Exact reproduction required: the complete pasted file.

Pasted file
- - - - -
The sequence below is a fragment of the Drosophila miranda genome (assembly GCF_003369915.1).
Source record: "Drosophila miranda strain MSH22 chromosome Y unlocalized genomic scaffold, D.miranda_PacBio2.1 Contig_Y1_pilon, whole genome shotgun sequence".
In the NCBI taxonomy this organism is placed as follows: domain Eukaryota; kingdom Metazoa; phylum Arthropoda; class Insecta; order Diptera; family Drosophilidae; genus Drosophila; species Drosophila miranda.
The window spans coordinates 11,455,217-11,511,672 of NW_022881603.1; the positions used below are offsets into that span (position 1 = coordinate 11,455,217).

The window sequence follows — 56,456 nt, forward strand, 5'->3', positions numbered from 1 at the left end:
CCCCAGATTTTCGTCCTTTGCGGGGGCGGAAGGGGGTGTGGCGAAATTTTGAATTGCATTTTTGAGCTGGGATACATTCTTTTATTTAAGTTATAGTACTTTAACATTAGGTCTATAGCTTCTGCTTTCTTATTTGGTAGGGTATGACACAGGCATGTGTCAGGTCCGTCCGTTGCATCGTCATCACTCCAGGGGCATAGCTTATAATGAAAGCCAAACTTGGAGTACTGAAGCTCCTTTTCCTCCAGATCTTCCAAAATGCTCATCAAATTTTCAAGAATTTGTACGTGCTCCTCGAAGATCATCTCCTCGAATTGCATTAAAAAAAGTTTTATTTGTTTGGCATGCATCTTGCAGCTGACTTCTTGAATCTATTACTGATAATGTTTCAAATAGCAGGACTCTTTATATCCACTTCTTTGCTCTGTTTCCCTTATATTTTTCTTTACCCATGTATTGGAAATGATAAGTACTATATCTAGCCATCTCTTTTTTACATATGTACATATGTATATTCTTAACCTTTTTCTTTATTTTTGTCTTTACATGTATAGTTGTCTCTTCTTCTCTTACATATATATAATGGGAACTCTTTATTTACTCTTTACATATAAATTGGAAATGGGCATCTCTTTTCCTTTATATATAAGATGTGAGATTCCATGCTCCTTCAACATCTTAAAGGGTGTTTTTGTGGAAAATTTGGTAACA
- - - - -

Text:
The sequence below is a fragment of the Drosophila miranda genome (assembly GCF_003369915.1).
Source record: "Drosophila miranda strain MSH22 chromosome Y unlocalized genomic scaffold, D.miranda_PacBio2.1 Contig_Y1_pilon, whole genome shotgun sequence".
In the NCBI taxonomy this organism is placed as follows: domain Eukaryota; kingdom Metazoa; phylum Arthropoda; class Insecta; order Diptera; family Drosophilidae; genus Drosophila; species Drosophila miranda.
The window spans coordinates 11,455,217-11,511,672 of NW_022881603.1; the positions used below are offsets into that span (position 1 = coordinate 11,455,217).

The window sequence follows — 56,456 nt, forward strand, 5'->3', positions numbered from 1 at the left end:
CCCCAGATTTTCGTCCTTTGCGGGGGCGGAAGGGGGTGTGGCGAAATTTTGAATTGCATTTTTGAGCTGGGATACATTCTTTTATTTAAGTTATAGTACTTTAACATTAGGTCTATAGCTTCTGCTTTCTTATTTGGTAGGGTATGACACAGGCATGTGTCAGGTCCGTCCGTTGCATCGTCATCACTCCAGGGGCATAGCTTATAATGAAAGCCAAACTTGGAGTACTGAAGCTCCTTTTCCTCCAGATCTTCCAAAATGCTCATCAAATTTTCAAGAATTTGTACGTGCTCCTCGAAGATCATCTCCTCGAATTGCATTAAAAAAAGTTTTATTTGTTTGGCATGCATCTTGCAGCTGACTTCTTGAATCTATTACTGATAATGTTTCAAATAGCAGGACTCTTTATATCCACTTCTTTGCTCTGTTTCCCTTATATTTTTCTTTACCCATGTATTGGAAATGATAAGTACTATATCTAGCCATCTCTTTTTTACATATGTACATATGTATATTCTTAACCTTTTTCTTTATTTTTGTCTTTACATGTATAGTTGTCTCTTCTTCTCTTACATATATATAATGGGAACTCTTTATTTACTCTTTACATATAAATTGGAAATGGGCATCTCTTTTCCTTTATATATAAGATGTGAGATTCCATGCTCCTTCAACATCTTAAAGGGTGTTTTTGTGGAAAATTTGGTAACA